With the news earlier this week that the east coast's Icon Realty Group does not think it is the right time to buy and develop buildings in Detroit yet, we thought we'd remind everyone that there are other fish in the sea of real estate. Today we begin our look at developers that are not yet interested in Detroit, but should be. What makes them "should be?" Basically anyone that likes to do something before the rest of the country sees the value in it. Detroit's great and all, but it does still scare off people like Icon developers for a reason. But for the right risk taker with cash on hand, both the city and certain buildings can strike gold.
And Speaking of gold, let's not forget that New York's Tony Goldman might still be lingering somewhere, waiting for the right moment to strike on a property by the Dequindre Cut.
Alf Naman, NYC "My focus has always been emerging markets," Naman told the Architect's Newspaper in a 2008 interview. While other developers in the mid-90s were still focusing on the neighborhood of Tribeca, he realized that he had gotten into the area too late to really take advantage. So he turned his attention to the neglected-at-the-time far West Chelsea area, a formerly industrial zone which has become the city's premier gallery district. According to AN, "being unattached to a large, well-moneyed entity is part of Naman's strength. "When you do something in a larger partnership, the ideas get watered down," he said. "Everybody has good intentions, but the goal is really just making money." Naman is now famous for developing condos designed by starchitect Jean Nouvel, which were adored by the last NY Times architecture critic. The building is located on 11th Ave right along the High Line, the former rail bed that became pretty much the most successful public urban park/garden ever. According to The Real Deal, Naman also flipped about 150 NYC apartments between 1983 and 1989, which may not sound super until you consider how hard it is for Detroiters to get construction loans to rehab houses that need help. If he can use his line of credit to get unused buildings move-in-ready, things could get interesting.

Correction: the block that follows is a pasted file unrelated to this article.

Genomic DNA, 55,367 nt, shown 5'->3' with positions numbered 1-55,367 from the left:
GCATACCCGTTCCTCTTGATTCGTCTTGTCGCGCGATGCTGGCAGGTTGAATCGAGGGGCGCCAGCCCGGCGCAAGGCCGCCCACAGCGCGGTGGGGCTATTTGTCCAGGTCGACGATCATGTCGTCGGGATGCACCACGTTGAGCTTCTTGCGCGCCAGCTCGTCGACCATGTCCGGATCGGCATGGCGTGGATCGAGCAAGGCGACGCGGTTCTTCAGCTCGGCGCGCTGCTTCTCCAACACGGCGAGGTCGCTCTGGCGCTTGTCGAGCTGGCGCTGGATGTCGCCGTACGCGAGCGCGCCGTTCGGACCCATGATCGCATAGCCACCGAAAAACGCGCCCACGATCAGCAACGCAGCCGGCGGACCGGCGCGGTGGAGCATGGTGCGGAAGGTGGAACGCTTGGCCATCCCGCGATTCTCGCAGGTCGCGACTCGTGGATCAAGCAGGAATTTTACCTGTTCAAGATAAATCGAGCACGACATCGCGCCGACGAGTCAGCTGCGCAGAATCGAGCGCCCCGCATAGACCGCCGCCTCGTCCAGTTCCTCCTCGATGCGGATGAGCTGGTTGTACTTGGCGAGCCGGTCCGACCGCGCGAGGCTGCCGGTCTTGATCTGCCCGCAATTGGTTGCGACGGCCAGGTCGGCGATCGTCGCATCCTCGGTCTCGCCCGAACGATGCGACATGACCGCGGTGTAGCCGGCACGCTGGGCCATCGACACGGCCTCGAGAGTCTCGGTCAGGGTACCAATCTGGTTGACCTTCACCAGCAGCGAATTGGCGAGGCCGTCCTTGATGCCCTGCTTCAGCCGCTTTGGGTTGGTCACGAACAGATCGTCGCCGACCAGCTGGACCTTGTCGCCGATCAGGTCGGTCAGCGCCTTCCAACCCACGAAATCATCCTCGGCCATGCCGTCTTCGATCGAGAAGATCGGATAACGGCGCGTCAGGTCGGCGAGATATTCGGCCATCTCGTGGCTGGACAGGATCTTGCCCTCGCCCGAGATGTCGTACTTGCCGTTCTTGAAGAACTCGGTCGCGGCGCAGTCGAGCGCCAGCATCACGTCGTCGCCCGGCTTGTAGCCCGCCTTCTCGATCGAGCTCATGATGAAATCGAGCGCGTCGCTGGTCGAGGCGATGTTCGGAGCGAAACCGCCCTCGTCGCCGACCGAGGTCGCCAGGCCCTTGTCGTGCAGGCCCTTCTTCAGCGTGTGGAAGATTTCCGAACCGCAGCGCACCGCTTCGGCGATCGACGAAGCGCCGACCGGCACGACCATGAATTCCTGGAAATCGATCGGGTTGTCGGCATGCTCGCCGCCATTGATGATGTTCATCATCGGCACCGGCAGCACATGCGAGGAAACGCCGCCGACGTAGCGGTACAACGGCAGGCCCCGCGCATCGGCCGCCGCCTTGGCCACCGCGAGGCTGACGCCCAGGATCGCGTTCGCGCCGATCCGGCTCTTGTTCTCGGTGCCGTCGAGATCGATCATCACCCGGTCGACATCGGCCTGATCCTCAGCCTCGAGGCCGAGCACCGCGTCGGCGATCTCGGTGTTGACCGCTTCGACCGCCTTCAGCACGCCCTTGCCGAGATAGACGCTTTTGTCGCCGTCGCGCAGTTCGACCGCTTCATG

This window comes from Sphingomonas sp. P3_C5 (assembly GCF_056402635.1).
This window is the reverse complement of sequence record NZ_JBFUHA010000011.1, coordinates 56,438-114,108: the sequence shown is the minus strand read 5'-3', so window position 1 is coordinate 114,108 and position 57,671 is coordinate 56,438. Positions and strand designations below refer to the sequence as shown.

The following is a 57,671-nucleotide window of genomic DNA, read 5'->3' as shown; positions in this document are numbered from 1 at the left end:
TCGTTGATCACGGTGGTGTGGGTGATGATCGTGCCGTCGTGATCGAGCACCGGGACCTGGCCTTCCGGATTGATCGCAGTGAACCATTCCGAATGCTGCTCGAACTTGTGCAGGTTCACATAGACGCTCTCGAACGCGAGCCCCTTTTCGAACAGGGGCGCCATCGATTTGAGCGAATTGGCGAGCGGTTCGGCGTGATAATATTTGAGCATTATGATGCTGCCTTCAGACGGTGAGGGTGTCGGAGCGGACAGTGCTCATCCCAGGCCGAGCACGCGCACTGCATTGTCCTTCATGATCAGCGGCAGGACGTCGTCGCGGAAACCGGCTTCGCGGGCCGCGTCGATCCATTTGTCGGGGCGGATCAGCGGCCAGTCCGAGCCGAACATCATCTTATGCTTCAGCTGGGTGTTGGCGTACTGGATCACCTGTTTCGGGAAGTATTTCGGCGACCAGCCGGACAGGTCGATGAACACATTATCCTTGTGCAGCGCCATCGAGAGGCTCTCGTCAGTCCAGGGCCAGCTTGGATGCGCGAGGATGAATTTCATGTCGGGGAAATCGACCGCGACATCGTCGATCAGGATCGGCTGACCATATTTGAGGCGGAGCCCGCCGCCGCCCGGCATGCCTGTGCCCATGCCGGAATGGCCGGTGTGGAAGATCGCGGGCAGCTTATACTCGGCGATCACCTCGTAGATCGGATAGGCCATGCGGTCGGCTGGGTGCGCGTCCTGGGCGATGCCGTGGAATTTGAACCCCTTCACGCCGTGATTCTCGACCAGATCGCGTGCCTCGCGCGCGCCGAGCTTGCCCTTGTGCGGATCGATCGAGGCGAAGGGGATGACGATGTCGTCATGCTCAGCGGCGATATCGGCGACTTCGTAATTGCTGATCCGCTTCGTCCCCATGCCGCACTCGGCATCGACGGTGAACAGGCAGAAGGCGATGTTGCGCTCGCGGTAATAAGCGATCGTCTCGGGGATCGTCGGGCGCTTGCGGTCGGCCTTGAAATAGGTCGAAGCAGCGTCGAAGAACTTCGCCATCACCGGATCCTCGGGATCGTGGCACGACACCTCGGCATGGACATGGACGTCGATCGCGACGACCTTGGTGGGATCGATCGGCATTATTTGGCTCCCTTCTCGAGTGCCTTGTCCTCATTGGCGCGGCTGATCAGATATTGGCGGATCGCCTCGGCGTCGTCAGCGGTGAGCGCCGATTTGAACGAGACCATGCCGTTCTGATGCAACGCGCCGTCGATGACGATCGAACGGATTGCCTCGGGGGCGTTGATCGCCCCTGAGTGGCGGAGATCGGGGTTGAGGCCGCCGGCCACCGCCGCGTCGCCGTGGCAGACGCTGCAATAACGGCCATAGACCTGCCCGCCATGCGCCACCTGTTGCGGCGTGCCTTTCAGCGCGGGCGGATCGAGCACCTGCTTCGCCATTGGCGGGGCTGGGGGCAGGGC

So there's one option we'd like to see. How about you? Send us a suggestion and we'd be more than happy to look into it.
· Profile: Alf Naman [The Architect's Newspaper]
·Alf Naman’s climb [The Real Deal]
· Out-Of-Town Realty Group Gives Detroit An Investment Verdict [Curbed Detroit]